Over the strenuous objections of scientists

Chris Clarke reports a fairly striking bit of mission-reversal at the US Fish and Wildlife Service.

A federal judge has spiked a U.S. Fish and Wildlife Service plan to issue 30-year-long permits to industry that would allow companies to kill bald and golden eagles.

Judge Lucy Koh of the U.S. District Court in San Jose ruled Monday that USFWS acted illegally when it approved the permits without analyzing the policy’s likely environmental impact as required by federal law. Koh ordered the agency to conduct a full environmental assessment of the policy. The permits, which would have allowed accidental “take” of bald and golden eagles at wind power sites and other industrial facilities, were created after wind power companies objected that a previously proposed system of five-year permits wouldn’t allow them to obtain business loans.

Um. Wow. I would have thought it was the priority at USFWS to protect the wildlife, not the wind power companies and other industrial sites.

According to this week’s court ruling USFWS Director Dan Ashe implemented the 30-year take permits over the strenuous objections of USFWS scientists and other staff, who said the 30-year rule was scientifically unjustifiable and legally flawed. Now, Judge Koh has backed up those Fish and Wildlife staffers.

So of course one wonders why the director ignored the strenuous objections of the skilled staff. “Fuck the science, we need more wind power?” Sustainable energy is a hugely important goal, of course, but the staff must know that, so…maybe their strenuous objections had merit.

In September 2009, USFWS established the first-ever procedure by which it would issue take permits for eagles under the Bald and Golden Eagle Protection Act (BGEPA). That law prohibits a wide range of harm to both bald and golden eagles, ranging from intentional killing to harassment, capture, disturbance, and trapping. The take permits would provide a means for companies to avoid prosecution for violating BGEPA if their otherwise legal activities ended up injuring or killing eagles.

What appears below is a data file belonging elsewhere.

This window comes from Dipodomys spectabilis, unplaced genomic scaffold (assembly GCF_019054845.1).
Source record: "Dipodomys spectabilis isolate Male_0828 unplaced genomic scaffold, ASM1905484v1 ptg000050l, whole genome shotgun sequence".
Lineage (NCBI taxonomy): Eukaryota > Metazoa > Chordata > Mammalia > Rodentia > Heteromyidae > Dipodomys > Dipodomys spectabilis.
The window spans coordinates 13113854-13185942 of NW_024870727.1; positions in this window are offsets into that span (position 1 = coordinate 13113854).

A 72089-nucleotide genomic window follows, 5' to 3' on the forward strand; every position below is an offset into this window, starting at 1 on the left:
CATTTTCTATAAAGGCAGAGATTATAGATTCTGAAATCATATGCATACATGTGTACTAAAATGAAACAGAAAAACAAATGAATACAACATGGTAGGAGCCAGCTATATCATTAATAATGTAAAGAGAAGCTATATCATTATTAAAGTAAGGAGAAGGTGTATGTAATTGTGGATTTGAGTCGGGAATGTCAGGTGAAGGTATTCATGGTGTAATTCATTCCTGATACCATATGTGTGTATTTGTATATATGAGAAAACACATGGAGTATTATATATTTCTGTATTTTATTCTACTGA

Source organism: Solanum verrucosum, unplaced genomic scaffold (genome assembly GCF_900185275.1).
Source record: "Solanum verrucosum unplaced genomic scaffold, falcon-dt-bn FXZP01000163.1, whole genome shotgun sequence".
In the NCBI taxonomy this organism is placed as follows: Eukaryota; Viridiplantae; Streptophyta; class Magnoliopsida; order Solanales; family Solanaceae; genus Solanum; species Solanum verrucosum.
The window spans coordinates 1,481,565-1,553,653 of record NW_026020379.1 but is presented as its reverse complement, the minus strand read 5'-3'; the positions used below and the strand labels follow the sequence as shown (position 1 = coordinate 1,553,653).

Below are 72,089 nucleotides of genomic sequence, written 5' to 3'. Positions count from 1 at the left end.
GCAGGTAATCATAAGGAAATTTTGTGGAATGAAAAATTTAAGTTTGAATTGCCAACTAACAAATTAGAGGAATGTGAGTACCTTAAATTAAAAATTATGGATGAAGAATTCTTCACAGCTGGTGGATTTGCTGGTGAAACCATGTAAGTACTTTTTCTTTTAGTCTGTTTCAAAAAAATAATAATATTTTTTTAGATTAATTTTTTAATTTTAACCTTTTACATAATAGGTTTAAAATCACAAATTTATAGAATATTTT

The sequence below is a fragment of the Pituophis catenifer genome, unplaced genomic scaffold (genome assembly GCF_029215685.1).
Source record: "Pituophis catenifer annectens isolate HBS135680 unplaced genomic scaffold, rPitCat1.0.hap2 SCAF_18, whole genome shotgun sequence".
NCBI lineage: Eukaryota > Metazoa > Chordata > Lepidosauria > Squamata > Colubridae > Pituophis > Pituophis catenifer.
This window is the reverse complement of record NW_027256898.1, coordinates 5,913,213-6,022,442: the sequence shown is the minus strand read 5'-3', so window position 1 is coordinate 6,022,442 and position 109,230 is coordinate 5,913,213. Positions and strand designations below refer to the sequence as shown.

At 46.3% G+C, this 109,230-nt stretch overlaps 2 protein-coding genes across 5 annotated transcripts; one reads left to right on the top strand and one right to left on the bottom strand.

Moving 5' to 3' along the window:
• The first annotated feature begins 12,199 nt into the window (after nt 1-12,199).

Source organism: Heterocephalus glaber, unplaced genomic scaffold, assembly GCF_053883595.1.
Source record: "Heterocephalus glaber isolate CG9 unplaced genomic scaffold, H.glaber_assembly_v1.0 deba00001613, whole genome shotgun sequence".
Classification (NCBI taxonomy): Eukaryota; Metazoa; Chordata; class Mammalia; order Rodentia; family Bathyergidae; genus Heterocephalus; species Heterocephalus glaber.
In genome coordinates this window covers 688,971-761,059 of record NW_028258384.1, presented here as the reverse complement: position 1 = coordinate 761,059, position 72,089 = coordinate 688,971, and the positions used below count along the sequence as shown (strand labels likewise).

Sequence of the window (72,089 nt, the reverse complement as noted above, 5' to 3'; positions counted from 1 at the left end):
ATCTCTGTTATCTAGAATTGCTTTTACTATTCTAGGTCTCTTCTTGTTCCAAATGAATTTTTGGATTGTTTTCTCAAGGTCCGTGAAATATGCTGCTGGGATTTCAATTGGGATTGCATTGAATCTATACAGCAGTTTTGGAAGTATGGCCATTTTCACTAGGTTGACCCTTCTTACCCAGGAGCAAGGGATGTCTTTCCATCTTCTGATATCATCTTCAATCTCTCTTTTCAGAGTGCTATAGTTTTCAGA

Wind turbines are lethal to birds, that’s a fact.

But wind power development started growing dramatically after September 2009, and wind companies — which pose an increasing threat to eagles and other raptors as they spread across the landscape — complained that five-year permits would make them financially unstable. Lenders would be less likely to write loans longer than five years for wind companies whose ability to operate might change if they killed too many eagles and didn’t have their permits renewed.

Which is exactly why the permits should not be for more than five years. (I know that because Chris goes on to explain it. I’m anticipating him. I just like the subtle way he tells us there that the companies want the 30 year permits so that they can go ahead and kill more eagles with impunity.)

USFWS established the 30-year eagle take permits in 2013, outraging environmental groups.

USFWS made that final rule without conducting an environmental assessment of the 30-year permit extension, despite USFWS staff urging the agency consider drafting an Environmental Impact Statement on the policy. Plaintiffs argued that USFWS was legally obligated to review the policy under the terms of the National Environmental Policy Act, the federal law that mandates Environmental Impact Statements for potentially destructive projects and policies.

And defendants argued…what? That they just didn’t want to? That the National Environmental Policy Act isn’t the boss of them? That just because they’re a federal agency that doesn’t mean they have to obey federal law?

Judge Koh’s ruling confirmed suspicions voiced by many outside observers that USFWS staff hadn’t changed their minds when agency policy shifted. The shift from 5-year to 30-year eagle take permits didn’t reflect new thinking on the part of the federal scientists charged with safeguarding our nation’s wildlife: it came as Director Ashe sought to address industry concerns about access to loans.

The Feds are always under pressure to do what industry wants. It’s hard not to wonder darkly about Director Ashe’s relationships with lobbyists.

USFWS staff met with Ashe in October 2012, according to the ruling, to urge him to conduct a full Environmental Impact Statement analysis of the effects of longer take permits. Dismissing the chances that anyone would challenge the legality of the rule in court, Ashe ordered his staff to prepare the 30-year permit rule.

Three years later, a federal judge has echoed those USFWS staff, except that her recommendation can’t be blithely disregarded, as it has the force of law. Lesson for Dan Ashe: listen to your staff. You just wasted three years.

Can we send him a bill for those three years?

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